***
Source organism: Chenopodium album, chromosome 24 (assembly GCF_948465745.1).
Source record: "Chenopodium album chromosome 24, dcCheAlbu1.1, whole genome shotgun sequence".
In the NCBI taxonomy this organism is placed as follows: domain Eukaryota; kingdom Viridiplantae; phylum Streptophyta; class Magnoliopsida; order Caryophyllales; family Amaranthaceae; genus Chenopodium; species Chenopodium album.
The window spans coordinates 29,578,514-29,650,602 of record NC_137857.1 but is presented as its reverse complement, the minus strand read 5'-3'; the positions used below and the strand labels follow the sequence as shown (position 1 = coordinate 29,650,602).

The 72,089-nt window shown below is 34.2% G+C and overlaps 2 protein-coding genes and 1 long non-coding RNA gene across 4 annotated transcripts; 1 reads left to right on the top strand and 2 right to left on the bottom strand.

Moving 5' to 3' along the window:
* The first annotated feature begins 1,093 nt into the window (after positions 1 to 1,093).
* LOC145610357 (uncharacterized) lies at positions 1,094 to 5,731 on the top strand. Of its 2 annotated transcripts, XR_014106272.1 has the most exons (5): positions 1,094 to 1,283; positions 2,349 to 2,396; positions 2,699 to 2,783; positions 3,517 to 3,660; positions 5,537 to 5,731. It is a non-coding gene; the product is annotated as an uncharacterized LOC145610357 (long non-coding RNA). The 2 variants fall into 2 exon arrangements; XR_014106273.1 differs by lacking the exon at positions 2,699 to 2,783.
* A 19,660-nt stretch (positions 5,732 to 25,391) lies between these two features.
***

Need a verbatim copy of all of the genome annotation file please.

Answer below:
Source organism: Chenopodium album, chromosome 24 (assembly GCF_948465745.1).
Source record: "Chenopodium album chromosome 24, dcCheAlbu1.1, whole genome shotgun sequence".
In the NCBI taxonomy this organism is placed as follows: domain Eukaryota; kingdom Viridiplantae; phylum Streptophyta; class Magnoliopsida; order Caryophyllales; family Amaranthaceae; genus Chenopodium; species Chenopodium album.
The window spans coordinates 29,578,514-29,650,602 of record NC_137857.1 but is presented as its reverse complement, the minus strand read 5'-3'; the positions used below and the strand labels follow the sequence as shown (position 1 = coordinate 29,650,602).

The 72,089-nt window shown below is 34.2% G+C and overlaps 2 protein-coding genes and 1 long non-coding RNA gene across 4 annotated transcripts; 1 reads left to right on the top strand and 2 right to left on the bottom strand.

Moving 5' to 3' along the window:
* The first annotated feature begins 1,093 nt into the window (after positions 1 to 1,093).
* LOC145610357 (uncharacterized) lies at positions 1,094 to 5,731 on the top strand. Of its 2 annotated transcripts, XR_014106272.1 has the most exons (5): positions 1,094 to 1,283; positions 2,349 to 2,396; positions 2,699 to 2,783; positions 3,517 to 3,660; positions 5,537 to 5,731. It is a non-coding gene; the product is annotated as an uncharacterized LOC145610357 (long non-coding RNA). The 2 variants fall into 2 exon arrangements; XR_014106273.1 differs by lacking the exon at positions 2,699 to 2,783.
* A 19,660-nt stretch (positions 5,732 to 25,391) lies between these two features.